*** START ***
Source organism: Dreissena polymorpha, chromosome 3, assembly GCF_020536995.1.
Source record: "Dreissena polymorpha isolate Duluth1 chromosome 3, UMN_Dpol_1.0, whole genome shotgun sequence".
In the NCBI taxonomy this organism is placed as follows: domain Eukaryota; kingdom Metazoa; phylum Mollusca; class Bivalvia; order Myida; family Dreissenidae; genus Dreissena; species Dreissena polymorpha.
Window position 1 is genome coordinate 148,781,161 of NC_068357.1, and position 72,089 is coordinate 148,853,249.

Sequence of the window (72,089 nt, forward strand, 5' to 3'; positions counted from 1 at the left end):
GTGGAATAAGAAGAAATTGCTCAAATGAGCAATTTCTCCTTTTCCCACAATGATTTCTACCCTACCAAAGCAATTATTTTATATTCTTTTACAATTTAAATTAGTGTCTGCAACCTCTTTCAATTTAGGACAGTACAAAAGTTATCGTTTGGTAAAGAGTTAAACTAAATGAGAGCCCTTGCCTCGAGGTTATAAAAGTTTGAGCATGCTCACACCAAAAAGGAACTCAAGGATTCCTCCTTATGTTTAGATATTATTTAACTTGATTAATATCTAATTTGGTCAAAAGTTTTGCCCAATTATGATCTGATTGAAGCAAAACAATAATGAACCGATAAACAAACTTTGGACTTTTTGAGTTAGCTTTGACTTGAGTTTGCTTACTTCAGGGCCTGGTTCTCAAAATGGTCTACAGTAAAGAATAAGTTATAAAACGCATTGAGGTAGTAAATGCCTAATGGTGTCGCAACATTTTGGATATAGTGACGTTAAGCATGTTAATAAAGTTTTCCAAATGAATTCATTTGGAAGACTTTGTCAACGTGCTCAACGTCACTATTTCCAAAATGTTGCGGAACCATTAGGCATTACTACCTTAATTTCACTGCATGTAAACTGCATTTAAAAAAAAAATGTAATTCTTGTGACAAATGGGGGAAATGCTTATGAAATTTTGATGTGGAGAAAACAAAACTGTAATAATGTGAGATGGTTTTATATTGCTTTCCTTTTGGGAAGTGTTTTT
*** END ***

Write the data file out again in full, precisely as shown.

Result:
Source organism: Dreissena polymorpha, chromosome 3, assembly GCF_020536995.1.
Source record: "Dreissena polymorpha isolate Duluth1 chromosome 3, UMN_Dpol_1.0, whole genome shotgun sequence".
In the NCBI taxonomy this organism is placed as follows: domain Eukaryota; kingdom Metazoa; phylum Mollusca; class Bivalvia; order Myida; family Dreissenidae; genus Dreissena; species Dreissena polymorpha.
Window position 1 is genome coordinate 148,781,161 of NC_068357.1, and position 72,089 is coordinate 148,853,249.

Sequence of the window (72,089 nt, forward strand, 5' to 3'; positions counted from 1 at the left end):
GTGGAATAAGAAGAAATTGCTCAAATGAGCAATTTCTCCTTTTCCCACAATGATTTCTACCCTACCAAAGCAATTATTTTATATTCTTTTACAATTTAAATTAGTGTCTGCAACCTCTTTCAATTTAGGACAGTACAAAAGTTATCGTTTGGTAAAGAGTTAAACTAAATGAGAGCCCTTGCCTCGAGGTTATAAAAGTTTGAGCATGCTCACACCAAAAAGGAACTCAAGGATTCCTCCTTATGTTTAGATATTATTTAACTTGATTAATATCTAATTTGGTCAAAAGTTTTGCCCAATTATGATCTGATTGAAGCAAAACAATAATGAACCGATAAACAAACTTTGGACTTTTTGAGTTAGCTTTGACTTGAGTTTGCTTACTTCAGGGCCTGGTTCTCAAAATGGTCTACAGTAAAGAATAAGTTATAAAACGCATTGAGGTAGTAAATGCCTAATGGTGTCGCAACATTTTGGATATAGTGACGTTAAGCATGTTAATAAAGTTTTCCAAATGAATTCATTTGGAAGACTTTGTCAACGTGCTCAACGTCACTATTTCCAAAATGTTGCGGAACCATTAGGCATTACTACCTTAATTTCACTGCATGTAAACTGCATTTAAAAAAAAAATGTAATTCTTGTGACAAATGGGGGAAATGCTTATGAAATTTTGATGTGGAGAAAACAAAACTGTAATAATGTGAGATGGTTTTATATTGCTTTCCTTTTGGGAAGTGTTTTT